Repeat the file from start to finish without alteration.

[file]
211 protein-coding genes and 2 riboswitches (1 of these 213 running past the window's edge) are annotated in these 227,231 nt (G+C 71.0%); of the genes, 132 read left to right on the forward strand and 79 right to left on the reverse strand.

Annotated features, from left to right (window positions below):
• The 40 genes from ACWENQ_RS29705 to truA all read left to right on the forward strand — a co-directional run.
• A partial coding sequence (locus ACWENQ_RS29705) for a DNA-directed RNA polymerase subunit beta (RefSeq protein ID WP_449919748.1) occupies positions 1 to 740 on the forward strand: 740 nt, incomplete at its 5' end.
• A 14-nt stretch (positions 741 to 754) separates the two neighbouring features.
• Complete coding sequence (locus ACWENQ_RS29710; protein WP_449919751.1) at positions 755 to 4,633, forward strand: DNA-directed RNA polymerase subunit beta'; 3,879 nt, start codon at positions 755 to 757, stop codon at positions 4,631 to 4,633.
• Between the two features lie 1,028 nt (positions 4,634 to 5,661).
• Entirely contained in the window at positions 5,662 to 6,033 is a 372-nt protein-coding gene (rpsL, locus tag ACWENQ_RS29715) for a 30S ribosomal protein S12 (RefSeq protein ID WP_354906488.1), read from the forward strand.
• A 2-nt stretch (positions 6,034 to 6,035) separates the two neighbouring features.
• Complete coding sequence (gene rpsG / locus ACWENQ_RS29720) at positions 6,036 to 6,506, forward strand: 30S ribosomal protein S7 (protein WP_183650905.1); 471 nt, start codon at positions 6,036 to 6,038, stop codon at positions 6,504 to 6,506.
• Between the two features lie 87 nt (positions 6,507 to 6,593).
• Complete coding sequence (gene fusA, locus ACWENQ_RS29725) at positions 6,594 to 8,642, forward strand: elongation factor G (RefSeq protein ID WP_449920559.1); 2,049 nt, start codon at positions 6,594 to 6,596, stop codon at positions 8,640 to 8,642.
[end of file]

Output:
211 protein-coding genes and 2 riboswitches (1 of these 213 running past the window's edge) are annotated in these 227,231 nt (G+C 71.0%); of the genes, 132 read left to right on the forward strand and 79 right to left on the reverse strand.

Annotated features, from left to right (window positions below):
• The 40 genes from ACWENQ_RS29705 to truA all read left to right on the forward strand — a co-directional run.
• A partial coding sequence (locus ACWENQ_RS29705) for a DNA-directed RNA polymerase subunit beta (RefSeq protein ID WP_449919748.1) occupies positions 1 to 740 on the forward strand: 740 nt, incomplete at its 5' end.
• A 14-nt stretch (positions 741 to 754) separates the two neighbouring features.
• Complete coding sequence (locus ACWENQ_RS29710; protein WP_449919751.1) at positions 755 to 4,633, forward strand: DNA-directed RNA polymerase subunit beta'; 3,879 nt, start codon at positions 755 to 757, stop codon at positions 4,631 to 4,633.
• Between the two features lie 1,028 nt (positions 4,634 to 5,661).
• Entirely contained in the window at positions 5,662 to 6,033 is a 372-nt protein-coding gene (rpsL, locus tag ACWENQ_RS29715) for a 30S ribosomal protein S12 (RefSeq protein ID WP_354906488.1), read from the forward strand.
• A 2-nt stretch (positions 6,034 to 6,035) separates the two neighbouring features.
• Complete coding sequence (gene rpsG / locus ACWENQ_RS29720) at positions 6,036 to 6,506, forward strand: 30S ribosomal protein S7 (protein WP_183650905.1); 471 nt, start codon at positions 6,036 to 6,038, stop codon at positions 6,504 to 6,506.
• Between the two features lie 87 nt (positions 6,507 to 6,593).
• Complete coding sequence (gene fusA, locus ACWENQ_RS29725) at positions 6,594 to 8,642, forward strand: elongation factor G (RefSeq protein ID WP_449920559.1); 2,049 nt, start codon at positions 6,594 to 6,596, stop codon at positions 8,640 to 8,642.